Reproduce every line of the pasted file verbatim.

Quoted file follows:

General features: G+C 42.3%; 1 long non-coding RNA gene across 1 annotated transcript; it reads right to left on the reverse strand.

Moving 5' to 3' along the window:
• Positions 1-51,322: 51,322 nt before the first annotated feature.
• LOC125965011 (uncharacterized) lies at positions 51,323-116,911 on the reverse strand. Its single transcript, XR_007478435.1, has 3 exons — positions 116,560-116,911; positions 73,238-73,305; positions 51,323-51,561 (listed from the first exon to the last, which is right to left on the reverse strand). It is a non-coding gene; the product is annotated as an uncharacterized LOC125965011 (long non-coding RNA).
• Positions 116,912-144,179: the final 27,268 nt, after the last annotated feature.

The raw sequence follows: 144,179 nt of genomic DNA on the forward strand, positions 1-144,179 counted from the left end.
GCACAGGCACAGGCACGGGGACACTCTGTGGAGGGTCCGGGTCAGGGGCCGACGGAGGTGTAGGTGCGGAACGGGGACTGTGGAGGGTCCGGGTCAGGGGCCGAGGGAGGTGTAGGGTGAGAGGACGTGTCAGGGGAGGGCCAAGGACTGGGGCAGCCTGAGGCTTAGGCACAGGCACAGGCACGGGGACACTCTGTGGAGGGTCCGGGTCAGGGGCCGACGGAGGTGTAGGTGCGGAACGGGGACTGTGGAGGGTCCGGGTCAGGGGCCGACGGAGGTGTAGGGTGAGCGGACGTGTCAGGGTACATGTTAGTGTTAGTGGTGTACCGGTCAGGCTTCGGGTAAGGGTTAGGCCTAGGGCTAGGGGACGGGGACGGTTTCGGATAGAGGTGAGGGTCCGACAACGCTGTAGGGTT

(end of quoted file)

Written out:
General features: G+C 42.3%; 1 long non-coding RNA gene across 1 annotated transcript; it reads right to left on the reverse strand.

Moving 5' to 3' along the window:
• Positions 1-51,322: 51,322 nt before the first annotated feature.
• LOC125965011 (uncharacterized) lies at positions 51,323-116,911 on the reverse strand. Its single transcript, XR_007478435.1, has 3 exons — positions 116,560-116,911; positions 73,238-73,305; positions 51,323-51,561 (listed from the first exon to the last, which is right to left on the reverse strand). It is a non-coding gene; the product is annotated as an uncharacterized LOC125965011 (long non-coding RNA).
• Positions 116,912-144,179: the final 27,268 nt, after the last annotated feature.

The raw sequence follows: 144,179 nt of genomic DNA on the forward strand, positions 1-144,179 counted from the left end.
GCACAGGCACAGGCACGGGGACACTCTGTGGAGGGTCCGGGTCAGGGGCCGACGGAGGTGTAGGTGCGGAACGGGGACTGTGGAGGGTCCGGGTCAGGGGCCGAGGGAGGTGTAGGGTGAGAGGACGTGTCAGGGGAGGGCCAAGGACTGGGGCAGCCTGAGGCTTAGGCACAGGCACAGGCACGGGGACACTCTGTGGAGGGTCCGGGTCAGGGGCCGACGGAGGTGTAGGTGCGGAACGGGGACTGTGGAGGGTCCGGGTCAGGGGCCGACGGAGGTGTAGGGTGAGCGGACGTGTCAGGGTACATGTTAGTGTTAGTGGTGTACCGGTCAGGCTTCGGGTAAGGGTTAGGCCTAGGGCTAGGGGACGGGGACGGTTTCGGATAGAGGTGAGGGTCCGACAACGCTGTAGGGTT